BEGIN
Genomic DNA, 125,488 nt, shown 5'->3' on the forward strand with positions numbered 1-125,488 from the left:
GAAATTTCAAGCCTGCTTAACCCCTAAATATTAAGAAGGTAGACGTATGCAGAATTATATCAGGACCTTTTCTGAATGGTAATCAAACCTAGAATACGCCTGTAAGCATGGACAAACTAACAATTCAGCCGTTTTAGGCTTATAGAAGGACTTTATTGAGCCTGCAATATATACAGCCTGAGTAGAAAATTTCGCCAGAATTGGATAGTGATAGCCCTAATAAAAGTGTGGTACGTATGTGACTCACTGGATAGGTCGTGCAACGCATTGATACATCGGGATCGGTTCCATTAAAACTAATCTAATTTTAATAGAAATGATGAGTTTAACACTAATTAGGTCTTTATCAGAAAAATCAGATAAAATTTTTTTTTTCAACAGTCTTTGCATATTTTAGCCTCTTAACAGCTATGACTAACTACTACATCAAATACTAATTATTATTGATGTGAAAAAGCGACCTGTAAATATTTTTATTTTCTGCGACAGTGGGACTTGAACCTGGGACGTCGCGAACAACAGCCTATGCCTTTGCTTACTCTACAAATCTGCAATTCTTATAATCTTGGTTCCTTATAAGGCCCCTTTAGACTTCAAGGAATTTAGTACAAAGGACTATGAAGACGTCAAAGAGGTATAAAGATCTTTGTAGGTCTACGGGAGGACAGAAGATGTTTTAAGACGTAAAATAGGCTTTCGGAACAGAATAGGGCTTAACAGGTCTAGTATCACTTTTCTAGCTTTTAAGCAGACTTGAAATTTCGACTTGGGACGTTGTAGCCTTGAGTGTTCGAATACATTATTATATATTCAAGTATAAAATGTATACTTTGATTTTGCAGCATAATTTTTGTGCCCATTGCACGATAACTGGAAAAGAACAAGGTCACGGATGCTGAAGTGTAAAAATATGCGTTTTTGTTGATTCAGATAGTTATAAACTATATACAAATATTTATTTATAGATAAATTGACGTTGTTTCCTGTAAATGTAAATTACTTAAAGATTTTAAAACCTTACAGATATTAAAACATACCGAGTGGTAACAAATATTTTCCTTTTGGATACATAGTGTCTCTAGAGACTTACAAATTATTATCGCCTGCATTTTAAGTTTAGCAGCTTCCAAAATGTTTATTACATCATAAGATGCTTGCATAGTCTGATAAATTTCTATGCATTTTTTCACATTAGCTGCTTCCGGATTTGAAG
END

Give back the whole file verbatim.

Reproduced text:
Genomic DNA, 125,488 nt, shown 5'->3' on the forward strand with positions numbered 1-125,488 from the left:
GAAATTTCAAGCCTGCTTAACCCCTAAATATTAAGAAGGTAGACGTATGCAGAATTATATCAGGACCTTTTCTGAATGGTAATCAAACCTAGAATACGCCTGTAAGCATGGACAAACTAACAATTCAGCCGTTTTAGGCTTATAGAAGGACTTTATTGAGCCTGCAATATATACAGCCTGAGTAGAAAATTTCGCCAGAATTGGATAGTGATAGCCCTAATAAAAGTGTGGTACGTATGTGACTCACTGGATAGGTCGTGCAACGCATTGATACATCGGGATCGGTTCCATTAAAACTAATCTAATTTTAATAGAAATGATGAGTTTAACACTAATTAGGTCTTTATCAGAAAAATCAGATAAAATTTTTTTTTTCAACAGTCTTTGCATATTTTAGCCTCTTAACAGCTATGACTAACTACTACATCAAATACTAATTATTATTGATGTGAAAAAGCGACCTGTAAATATTTTTATTTTCTGCGACAGTGGGACTTGAACCTGGGACGTCGCGAACAACAGCCTATGCCTTTGCTTACTCTACAAATCTGCAATTCTTATAATCTTGGTTCCTTATAAGGCCCCTTTAGACTTCAAGGAATTTAGTACAAAGGACTATGAAGACGTCAAAGAGGTATAAAGATCTTTGTAGGTCTACGGGAGGACAGAAGATGTTTTAAGACGTAAAATAGGCTTTCGGAACAGAATAGGGCTTAACAGGTCTAGTATCACTTTTCTAGCTTTTAAGCAGACTTGAAATTTCGACTTGGGACGTTGTAGCCTTGAGTGTTCGAATACATTATTATATATTCAAGTATAAAATGTATACTTTGATTTTGCAGCATAATTTTTGTGCCCATTGCACGATAACTGGAAAAGAACAAGGTCACGGATGCTGAAGTGTAAAAATATGCGTTTTTGTTGATTCAGATAGTTATAAACTATATACAAATATTTATTTATAGATAAATTGACGTTGTTTCCTGTAAATGTAAATTACTTAAAGATTTTAAAACCTTACAGATATTAAAACATACCGAGTGGTAACAAATATTTTCCTTTTGGATACATAGTGTCTCTAGAGACTTACAAATTATTATCGCCTGCATTTTAAGTTTAGCAGCTTCCAAAATGTTTATTACATCATAAGATGCTTGCATAGTCTGATAAATTTCTATGCATTTTTTCACATTAGCTGCTTCCGGATTTGAAG